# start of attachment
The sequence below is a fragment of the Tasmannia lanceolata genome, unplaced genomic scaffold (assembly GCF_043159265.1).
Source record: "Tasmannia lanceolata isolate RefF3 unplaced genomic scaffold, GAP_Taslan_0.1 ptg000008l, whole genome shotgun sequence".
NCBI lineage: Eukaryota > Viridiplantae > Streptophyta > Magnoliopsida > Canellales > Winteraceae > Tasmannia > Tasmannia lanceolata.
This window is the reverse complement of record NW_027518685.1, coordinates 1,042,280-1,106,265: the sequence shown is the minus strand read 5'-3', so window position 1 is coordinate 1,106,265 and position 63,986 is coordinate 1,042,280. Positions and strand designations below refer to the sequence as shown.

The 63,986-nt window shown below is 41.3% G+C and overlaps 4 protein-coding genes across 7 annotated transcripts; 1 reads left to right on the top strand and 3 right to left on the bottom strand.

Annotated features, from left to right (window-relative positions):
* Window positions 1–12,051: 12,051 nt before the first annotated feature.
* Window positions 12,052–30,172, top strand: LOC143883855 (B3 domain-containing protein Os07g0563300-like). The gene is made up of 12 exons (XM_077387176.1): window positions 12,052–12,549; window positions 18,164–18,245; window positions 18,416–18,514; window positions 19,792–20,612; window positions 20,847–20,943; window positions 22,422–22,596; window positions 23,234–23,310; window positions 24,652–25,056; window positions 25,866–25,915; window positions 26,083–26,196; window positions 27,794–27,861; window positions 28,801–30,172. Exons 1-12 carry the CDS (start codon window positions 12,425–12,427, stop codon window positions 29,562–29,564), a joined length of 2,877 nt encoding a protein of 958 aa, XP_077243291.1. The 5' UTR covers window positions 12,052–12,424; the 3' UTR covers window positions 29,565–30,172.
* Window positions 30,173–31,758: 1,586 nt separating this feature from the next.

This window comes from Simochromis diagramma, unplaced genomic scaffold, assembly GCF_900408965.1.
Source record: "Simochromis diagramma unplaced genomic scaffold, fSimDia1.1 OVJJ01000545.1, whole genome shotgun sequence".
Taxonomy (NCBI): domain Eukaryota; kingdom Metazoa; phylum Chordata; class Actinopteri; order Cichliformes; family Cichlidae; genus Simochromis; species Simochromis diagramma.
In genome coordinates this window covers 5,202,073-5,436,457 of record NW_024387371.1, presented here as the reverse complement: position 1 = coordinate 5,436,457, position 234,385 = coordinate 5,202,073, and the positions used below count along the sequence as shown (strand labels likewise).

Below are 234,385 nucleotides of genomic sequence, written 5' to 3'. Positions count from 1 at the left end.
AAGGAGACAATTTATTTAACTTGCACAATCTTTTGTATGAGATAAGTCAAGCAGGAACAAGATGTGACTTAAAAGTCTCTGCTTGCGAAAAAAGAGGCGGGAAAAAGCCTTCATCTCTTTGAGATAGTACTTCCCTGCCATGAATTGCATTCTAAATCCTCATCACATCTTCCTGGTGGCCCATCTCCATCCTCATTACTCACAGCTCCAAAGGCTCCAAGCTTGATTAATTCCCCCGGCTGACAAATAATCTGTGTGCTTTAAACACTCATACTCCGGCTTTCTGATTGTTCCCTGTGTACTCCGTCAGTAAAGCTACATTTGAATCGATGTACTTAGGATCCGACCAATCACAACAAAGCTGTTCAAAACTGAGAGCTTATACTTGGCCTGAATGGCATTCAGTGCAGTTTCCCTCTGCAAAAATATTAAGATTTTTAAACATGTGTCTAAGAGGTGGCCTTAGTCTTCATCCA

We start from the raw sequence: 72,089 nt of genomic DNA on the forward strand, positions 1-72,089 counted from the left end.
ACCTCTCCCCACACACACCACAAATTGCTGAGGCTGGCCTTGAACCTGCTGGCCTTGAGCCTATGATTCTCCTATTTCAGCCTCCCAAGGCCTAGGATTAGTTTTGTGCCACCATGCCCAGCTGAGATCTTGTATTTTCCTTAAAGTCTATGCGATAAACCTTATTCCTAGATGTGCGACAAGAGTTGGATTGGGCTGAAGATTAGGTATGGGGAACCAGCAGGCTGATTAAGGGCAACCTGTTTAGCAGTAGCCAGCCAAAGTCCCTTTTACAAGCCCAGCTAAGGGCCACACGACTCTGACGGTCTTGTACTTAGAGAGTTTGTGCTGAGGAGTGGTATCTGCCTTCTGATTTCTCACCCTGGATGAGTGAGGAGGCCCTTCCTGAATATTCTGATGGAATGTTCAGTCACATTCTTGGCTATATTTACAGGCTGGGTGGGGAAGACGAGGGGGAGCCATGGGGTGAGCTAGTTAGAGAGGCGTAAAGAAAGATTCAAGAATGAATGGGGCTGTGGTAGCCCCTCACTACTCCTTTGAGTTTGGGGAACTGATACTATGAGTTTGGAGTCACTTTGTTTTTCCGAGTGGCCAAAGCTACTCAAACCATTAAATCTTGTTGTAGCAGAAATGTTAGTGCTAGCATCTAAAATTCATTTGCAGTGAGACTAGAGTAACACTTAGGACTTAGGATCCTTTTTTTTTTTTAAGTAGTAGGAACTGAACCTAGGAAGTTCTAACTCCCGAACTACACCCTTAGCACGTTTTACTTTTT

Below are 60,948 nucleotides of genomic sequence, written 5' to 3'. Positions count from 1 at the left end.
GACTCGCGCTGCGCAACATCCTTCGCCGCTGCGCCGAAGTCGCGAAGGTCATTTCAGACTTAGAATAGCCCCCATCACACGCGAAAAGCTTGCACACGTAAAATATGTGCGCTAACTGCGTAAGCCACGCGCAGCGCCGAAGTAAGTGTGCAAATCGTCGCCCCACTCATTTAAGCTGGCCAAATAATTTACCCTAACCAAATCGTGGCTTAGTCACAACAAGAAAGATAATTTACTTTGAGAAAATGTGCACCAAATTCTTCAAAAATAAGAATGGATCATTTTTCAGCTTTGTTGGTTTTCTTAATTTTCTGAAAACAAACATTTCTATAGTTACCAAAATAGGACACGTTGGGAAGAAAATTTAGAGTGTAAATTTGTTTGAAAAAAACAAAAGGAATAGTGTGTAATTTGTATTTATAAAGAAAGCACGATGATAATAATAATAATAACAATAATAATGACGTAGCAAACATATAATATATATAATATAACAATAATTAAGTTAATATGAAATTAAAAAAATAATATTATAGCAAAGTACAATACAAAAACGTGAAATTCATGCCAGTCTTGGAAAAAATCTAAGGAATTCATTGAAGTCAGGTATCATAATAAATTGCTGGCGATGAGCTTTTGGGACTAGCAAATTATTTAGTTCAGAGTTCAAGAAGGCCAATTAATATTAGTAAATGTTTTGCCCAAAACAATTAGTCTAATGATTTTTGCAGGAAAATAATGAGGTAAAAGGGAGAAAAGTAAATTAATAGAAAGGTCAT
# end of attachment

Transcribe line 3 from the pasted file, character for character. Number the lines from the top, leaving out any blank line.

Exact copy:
NCBI lineage: Eukaryota > Viridiplantae > Streptophyta > Magnoliopsida > Canellales > Winteraceae > Tasmannia > Tasmannia lanceolata.